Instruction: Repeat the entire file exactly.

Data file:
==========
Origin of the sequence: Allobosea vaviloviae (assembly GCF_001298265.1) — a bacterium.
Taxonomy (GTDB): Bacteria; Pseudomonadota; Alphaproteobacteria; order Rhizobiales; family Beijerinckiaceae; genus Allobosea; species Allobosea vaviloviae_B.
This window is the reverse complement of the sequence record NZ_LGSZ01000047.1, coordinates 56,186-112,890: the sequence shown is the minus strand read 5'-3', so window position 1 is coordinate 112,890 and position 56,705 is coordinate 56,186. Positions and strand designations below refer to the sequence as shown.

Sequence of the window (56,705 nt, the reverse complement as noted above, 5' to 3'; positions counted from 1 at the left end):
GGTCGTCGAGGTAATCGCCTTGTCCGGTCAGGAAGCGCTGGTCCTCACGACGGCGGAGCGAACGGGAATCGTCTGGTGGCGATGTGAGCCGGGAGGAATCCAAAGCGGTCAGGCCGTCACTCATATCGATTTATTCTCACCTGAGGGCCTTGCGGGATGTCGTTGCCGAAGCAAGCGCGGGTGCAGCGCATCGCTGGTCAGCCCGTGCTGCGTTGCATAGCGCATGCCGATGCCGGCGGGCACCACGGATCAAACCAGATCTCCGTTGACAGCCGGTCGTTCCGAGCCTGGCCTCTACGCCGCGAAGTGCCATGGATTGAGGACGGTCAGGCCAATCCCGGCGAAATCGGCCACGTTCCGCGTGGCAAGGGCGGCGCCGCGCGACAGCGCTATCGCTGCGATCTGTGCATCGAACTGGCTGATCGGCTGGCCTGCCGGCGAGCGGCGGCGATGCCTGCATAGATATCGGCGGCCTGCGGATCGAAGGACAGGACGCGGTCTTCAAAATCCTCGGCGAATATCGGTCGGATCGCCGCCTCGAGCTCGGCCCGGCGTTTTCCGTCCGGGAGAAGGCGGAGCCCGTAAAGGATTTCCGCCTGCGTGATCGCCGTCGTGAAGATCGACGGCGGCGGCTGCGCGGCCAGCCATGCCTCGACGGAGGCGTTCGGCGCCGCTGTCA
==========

Origin of the sequence: Allobosea vaviloviae (assembly GCF_001298265.1) — a bacterium.
Taxonomy (GTDB): Bacteria; Pseudomonadota; Alphaproteobacteria; order Rhizobiales; family Beijerinckiaceae; genus Allobosea; species Allobosea vaviloviae_B.
This window is the reverse complement of the sequence record NZ_LGSZ01000047.1, coordinates 56,186-112,890: the sequence shown is the minus strand read 5'-3', so window position 1 is coordinate 112,890 and position 56,705 is coordinate 56,186. Positions and strand designations below refer to the sequence as shown.

Sequence of the window (56,705 nt, the reverse complement as noted above, 5' to 3'; positions counted from 1 at the left end):
GGTCGTCGAGGTAATCGCCTTGTCCGGTCAGGAAGCGCTGGTCCTCACGACGGCGGAGCGAACGGGAATCGTCTGGTGGCGATGTGAGCCGGGAGGAATCCAAAGCGGTCAGGCCGTCACTCATATCGATTTATTCTCACCTGAGGGCCTTGCGGGATGTCGTTGCCGAAGCAAGCGCGGGTGCAGCGCATCGCTGGTCAGCCCGTGCTGCGTTGCATAGCGCATGCCGATGCCGGCGGGCACCACGGATCAAACCAGATCTCCGTTGACAGCCGGTCGTTCCGAGCCTGGCCTCTACGCCGCGAAGTGCCATGGATTGAGGACGGTCAGGCCAATCCCGGCGAAATCGGCCACGTTCCGCGTGGCAAGGGCGGCGCCGCGCGACAGCGCTATCGCTGCGATCTGTGCATCGAACTGGCTGATCGGCTGGCCTGCCGGCGAGCGGCGGCGATGCCTGCATAGATATCGGCGGCCTGCGGATCGAAGGACAGGACGCGGTCTTCAAAATCCTCGGCGAATATCGGTCGGATCGCCGCCTCGAGCTCGGCCCGGCGTTTTCCGTCCGGGAGAAGGCGGAGCCCGTAAAGGATTTCCGCCTGCGTGATCGCCGTCGTGAAGATCGACGGCGGCGGCTGCGCGGCCAGCCATGCCTCGACGGAGGCGTTCGGCGCCGCTGTCA